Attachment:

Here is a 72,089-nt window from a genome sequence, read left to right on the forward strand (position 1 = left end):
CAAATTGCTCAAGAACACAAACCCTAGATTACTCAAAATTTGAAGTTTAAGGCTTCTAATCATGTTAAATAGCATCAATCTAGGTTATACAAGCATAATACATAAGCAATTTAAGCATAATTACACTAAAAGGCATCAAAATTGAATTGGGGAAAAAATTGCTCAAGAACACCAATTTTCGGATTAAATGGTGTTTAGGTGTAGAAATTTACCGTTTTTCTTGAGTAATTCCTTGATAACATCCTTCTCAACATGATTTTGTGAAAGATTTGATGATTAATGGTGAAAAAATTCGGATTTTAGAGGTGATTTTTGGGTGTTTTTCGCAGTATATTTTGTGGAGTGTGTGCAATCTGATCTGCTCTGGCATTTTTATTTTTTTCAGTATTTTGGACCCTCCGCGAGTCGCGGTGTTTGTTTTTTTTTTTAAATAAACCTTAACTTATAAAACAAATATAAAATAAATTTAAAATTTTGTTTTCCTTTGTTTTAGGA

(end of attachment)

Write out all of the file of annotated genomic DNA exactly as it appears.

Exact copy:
Here is a 72,089-nt window from a genome sequence, read left to right on the forward strand (position 1 = left end):
CAAATTGCTCAAGAACACAAACCCTAGATTACTCAAAATTTGAAGTTTAAGGCTTCTAATCATGTTAAATAGCATCAATCTAGGTTATACAAGCATAATACATAAGCAATTTAAGCATAATTACACTAAAAGGCATCAAAATTGAATTGGGGAAAAAATTGCTCAAGAACACCAATTTTCGGATTAAATGGTGTTTAGGTGTAGAAATTTACCGTTTTTCTTGAGTAATTCCTTGATAACATCCTTCTCAACATGATTTTGTGAAAGATTTGATGATTAATGGTGAAAAAATTCGGATTTTAGAGGTGATTTTTGGGTGTTTTTCGCAGTATATTTTGTGGAGTGTGTGCAATCTGATCTGCTCTGGCATTTTTATTTTTTTCAGTATTTTGGACCCTCCGCGAGTCGCGGTGTTTGTTTTTTTTTTTAAATAAACCTTAACTTATAAAACAAATATAAAATAAATTTAAAATTTTGTTTTCCTTTGTTTTAGGA